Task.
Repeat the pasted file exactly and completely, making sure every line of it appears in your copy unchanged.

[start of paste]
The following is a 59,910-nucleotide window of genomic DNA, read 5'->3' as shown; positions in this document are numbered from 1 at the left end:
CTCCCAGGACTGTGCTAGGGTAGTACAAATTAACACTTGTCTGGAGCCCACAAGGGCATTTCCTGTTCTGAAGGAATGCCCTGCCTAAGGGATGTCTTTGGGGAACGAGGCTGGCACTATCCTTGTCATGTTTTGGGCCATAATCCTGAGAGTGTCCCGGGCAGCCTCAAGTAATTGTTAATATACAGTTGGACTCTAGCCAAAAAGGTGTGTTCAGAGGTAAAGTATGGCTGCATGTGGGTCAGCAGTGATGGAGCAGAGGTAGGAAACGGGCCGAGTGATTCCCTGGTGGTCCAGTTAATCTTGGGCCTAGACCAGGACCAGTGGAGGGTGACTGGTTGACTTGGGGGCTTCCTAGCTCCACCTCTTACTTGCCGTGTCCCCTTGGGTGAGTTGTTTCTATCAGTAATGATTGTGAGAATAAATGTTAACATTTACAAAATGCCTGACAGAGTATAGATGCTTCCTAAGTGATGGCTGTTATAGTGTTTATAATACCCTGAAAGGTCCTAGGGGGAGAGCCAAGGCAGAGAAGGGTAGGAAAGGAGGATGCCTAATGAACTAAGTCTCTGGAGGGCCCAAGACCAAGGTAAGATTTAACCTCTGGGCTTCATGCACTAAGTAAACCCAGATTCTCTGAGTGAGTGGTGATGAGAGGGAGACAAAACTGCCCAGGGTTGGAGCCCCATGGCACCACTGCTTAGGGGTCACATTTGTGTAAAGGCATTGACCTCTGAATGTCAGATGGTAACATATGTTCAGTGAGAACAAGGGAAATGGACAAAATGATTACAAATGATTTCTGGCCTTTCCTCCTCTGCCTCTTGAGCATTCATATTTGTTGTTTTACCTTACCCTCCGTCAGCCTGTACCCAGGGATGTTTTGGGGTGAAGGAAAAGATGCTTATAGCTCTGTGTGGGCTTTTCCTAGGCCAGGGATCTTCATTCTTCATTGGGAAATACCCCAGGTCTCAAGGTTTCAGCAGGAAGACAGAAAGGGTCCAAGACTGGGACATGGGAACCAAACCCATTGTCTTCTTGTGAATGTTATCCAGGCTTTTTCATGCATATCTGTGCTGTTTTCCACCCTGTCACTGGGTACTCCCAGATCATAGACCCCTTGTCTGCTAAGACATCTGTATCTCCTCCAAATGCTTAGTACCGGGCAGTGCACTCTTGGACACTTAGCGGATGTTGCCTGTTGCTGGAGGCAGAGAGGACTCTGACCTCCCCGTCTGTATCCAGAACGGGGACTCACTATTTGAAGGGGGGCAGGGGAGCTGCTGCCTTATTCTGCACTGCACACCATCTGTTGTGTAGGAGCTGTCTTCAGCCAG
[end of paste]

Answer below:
The following is a 59,910-nucleotide window of genomic DNA, read 5'->3' as shown; positions in this document are numbered from 1 at the left end:
CTCCCAGGACTGTGCTAGGGTAGTACAAATTAACACTTGTCTGGAGCCCACAAGGGCATTTCCTGTTCTGAAGGAATGCCCTGCCTAAGGGATGTCTTTGGGGAACGAGGCTGGCACTATCCTTGTCATGTTTTGGGCCATAATCCTGAGAGTGTCCCGGGCAGCCTCAAGTAATTGTTAATATACAGTTGGACTCTAGCCAAAAAGGTGTGTTCAGAGGTAAAGTATGGCTGCATGTGGGTCAGCAGTGATGGAGCAGAGGTAGGAAACGGGCCGAGTGATTCCCTGGTGGTCCAGTTAATCTTGGGCCTAGACCAGGACCAGTGGAGGGTGACTGGTTGACTTGGGGGCTTCCTAGCTCCACCTCTTACTTGCCGTGTCCCCTTGGGTGAGTTGTTTCTATCAGTAATGATTGTGAGAATAAATGTTAACATTTACAAAATGCCTGACAGAGTATAGATGCTTCCTAAGTGATGGCTGTTATAGTGTTTATAATACCCTGAAAGGTCCTAGGGGGAGAGCCAAGGCAGAGAAGGGTAGGAAAGGAGGATGCCTAATGAACTAAGTCTCTGGAGGGCCCAAGACCAAGGTAAGATTTAACCTCTGGGCTTCATGCACTAAGTAAACCCAGATTCTCTGAGTGAGTGGTGATGAGAGGGAGACAAAACTGCCCAGGGTTGGAGCCCCATGGCACCACTGCTTAGGGGTCACATTTGTGTAAAGGCATTGACCTCTGAATGTCAGATGGTAACATATGTTCAGTGAGAACAAGGGAAATGGACAAAATGATTACAAATGATTTCTGGCCTTTCCTCCTCTGCCTCTTGAGCATTCATATTTGTTGTTTTACCTTACCCTCCGTCAGCCTGTACCCAGGGATGTTTTGGGGTGAAGGAAAAGATGCTTATAGCTCTGTGTGGGCTTTTCCTAGGCCAGGGATCTTCATTCTTCATTGGGAAATACCCCAGGTCTCAAGGTTTCAGCAGGAAGACAGAAAGGGTCCAAGACTGGGACATGGGAACCAAACCCATTGTCTTCTTGTGAATGTTATCCAGGCTTTTTCATGCATATCTGTGCTGTTTTCCACCCTGTCACTGGGTACTCCCAGATCATAGACCCCTTGTCTGCTAAGACATCTGTATCTCCTCCAAATGCTTAGTACCGGGCAGTGCACTCTTGGACACTTAGCGGATGTTGCCTGTTGCTGGAGGCAGAGAGGACTCTGACCTCCCCGTCTGTATCCAGAACGGGGACTCACTATTTGAAGGGGGGCAGGGGAGCTGCTGCCTTATTCTGCACTGCACACCATCTGTTGTGTAGGAGCTGTCTTCAGCCAG